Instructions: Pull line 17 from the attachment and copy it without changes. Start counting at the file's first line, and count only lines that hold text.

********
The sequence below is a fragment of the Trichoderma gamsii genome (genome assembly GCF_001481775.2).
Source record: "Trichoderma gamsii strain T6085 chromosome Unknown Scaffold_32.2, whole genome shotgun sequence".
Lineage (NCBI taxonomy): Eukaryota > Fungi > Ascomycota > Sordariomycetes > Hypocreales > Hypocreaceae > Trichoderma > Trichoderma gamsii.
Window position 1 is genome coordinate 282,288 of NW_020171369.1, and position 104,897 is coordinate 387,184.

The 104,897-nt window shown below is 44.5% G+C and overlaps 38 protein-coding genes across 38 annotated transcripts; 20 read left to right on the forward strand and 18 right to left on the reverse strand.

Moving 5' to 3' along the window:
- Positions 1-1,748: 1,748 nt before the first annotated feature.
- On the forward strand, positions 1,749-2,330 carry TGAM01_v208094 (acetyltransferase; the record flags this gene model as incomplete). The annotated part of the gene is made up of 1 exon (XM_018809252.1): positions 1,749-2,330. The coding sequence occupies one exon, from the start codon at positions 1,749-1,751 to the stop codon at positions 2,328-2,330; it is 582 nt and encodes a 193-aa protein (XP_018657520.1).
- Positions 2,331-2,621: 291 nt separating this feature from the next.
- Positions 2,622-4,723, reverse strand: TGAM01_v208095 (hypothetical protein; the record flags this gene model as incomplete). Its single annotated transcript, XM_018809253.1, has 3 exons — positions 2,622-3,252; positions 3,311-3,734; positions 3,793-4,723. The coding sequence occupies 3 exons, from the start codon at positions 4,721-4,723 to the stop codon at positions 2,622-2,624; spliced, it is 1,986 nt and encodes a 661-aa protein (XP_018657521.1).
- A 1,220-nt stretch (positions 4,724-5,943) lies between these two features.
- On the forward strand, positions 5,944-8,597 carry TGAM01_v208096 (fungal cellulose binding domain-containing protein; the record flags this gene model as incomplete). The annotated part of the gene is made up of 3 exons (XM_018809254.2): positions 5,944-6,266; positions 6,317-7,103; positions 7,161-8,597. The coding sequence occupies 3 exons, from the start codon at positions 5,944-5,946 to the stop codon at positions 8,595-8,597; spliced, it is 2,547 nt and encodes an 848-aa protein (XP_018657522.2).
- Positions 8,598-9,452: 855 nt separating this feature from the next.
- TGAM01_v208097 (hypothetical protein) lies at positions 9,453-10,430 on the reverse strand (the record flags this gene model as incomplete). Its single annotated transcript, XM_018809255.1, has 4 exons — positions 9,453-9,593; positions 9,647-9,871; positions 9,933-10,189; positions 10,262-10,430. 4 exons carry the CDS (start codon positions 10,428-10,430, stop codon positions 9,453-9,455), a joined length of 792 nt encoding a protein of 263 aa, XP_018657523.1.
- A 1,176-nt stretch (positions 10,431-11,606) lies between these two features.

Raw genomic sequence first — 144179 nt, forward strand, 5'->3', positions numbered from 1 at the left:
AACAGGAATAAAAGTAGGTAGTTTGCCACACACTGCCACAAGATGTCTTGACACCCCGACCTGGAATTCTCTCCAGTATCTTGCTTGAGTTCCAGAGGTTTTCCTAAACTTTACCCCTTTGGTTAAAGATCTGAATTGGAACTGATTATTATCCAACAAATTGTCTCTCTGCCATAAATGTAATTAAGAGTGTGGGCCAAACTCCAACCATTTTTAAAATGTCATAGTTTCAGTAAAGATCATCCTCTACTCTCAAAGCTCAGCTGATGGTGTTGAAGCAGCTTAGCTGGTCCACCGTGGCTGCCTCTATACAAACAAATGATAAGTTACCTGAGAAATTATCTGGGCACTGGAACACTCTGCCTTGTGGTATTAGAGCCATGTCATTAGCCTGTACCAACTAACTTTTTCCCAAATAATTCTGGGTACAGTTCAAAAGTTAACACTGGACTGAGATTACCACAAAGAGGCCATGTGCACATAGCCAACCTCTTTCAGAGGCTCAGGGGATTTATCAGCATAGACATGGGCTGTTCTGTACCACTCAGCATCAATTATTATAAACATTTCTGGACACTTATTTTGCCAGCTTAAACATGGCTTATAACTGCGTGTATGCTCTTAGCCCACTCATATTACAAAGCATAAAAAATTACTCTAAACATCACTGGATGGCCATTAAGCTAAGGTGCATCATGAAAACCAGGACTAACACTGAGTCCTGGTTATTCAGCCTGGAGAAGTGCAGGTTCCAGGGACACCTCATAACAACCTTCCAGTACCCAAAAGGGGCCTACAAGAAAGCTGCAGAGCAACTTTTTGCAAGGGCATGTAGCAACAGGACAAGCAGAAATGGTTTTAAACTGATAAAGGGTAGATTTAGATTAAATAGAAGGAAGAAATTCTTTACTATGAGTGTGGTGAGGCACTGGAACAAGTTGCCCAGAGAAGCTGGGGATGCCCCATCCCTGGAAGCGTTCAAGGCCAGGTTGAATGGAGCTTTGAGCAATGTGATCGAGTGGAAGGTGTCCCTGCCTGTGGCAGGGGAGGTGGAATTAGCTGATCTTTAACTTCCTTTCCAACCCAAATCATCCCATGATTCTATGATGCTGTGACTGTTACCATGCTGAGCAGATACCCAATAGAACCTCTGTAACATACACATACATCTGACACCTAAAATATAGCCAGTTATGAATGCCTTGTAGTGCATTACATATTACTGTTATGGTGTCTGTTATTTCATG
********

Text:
AACAGGAATAAAAGTAGGTAGTTTGCCACACACTGCCACAAGATGTCTTGACACCCCGACCTGGAATTCTCTCCAGTATCTTGCTTGAGTTCCAGAGGTTTTCCTAAACTTTACCCCTTTGGTTAAAGATCTGAATTGGAACTGATTATTATCCAACAAATTGTCTCTCTGCCATAAATGTAATTAAGAGTGTGGGCCAAACTCCAACCATTTTTAAAATGTCATAGTTTCAGTAAAGATCATCCTCTACTCTCAAAGCTCAGCTGATGGTGTTGAAGCAGCTTAGCTGGTCCACCGTGGCTGCCTCTATACAAACAAATGATAAGTTACCTGAGAAATTATCTGGGCACTGGAACACTCTGCCTTGTGGTATTAGAGCCATGTCATTAGCCTGTACCAACTAACTTTTTCCCAAATAATTCTGGGTACAGTTCAAAAGTTAACACTGGACTGAGATTACCACAAAGAGGCCATGTGCACATAGCCAACCTCTTTCAGAGGCTCAGGGGATTTATCAGCATAGACATGGGCTGTTCTGTACCACTCAGCATCAATTATTATAAACATTTCTGGACACTTATTTTGCCAGCTTAAACATGGCTTATAACTGCGTGTATGCTCTTAGCCCACTCATATTACAAAGCATAAAAAATTACTCTAAACATCACTGGATGGCCATTAAGCTAAGGTGCATCATGAAAACCAGGACTAACACTGAGTCCTGGTTATTCAGCCTGGAGAAGTGCAGGTTCCAGGGACACCTCATAACAACCTTCCAGTACCCAAAAGGGGCCTACAAGAAAGCTGCAGAGCAACTTTTTGCAAGGGCATGTAGCAACAGGACAAGCAGAAATGGTTTTAAACTGATAAAGGGTAGATTTAGATTAAATAGAAGGAAGAAATTCTTTACTATGAGTGTGGTGAGGCACTGGAACAAGTTGCCCAGAGAAGCTGGGGATGCCCCATCCCTGGAAGCGTTCAAGGCCAGGTTGAATGGAGCTTTGAGCAATGTGATCGAGTGGAAGGTGTCCCTGCCTGTGGCAGGGGAGGTGGAATTAGCTGATCTTTAACTTCCTTTCCAACCCAAATCATCCCATGATTCTATGATGCTGTGACTGTTACCATGCTGAGCAGATACCCAATAGAACCTCTGTAACATACACATACATCTGACACCTAAAATATAGCCAGTTATGAATGCCTTGTAGTGCATTACATATTACTGTTATGGTGTCTGTTATTTCATG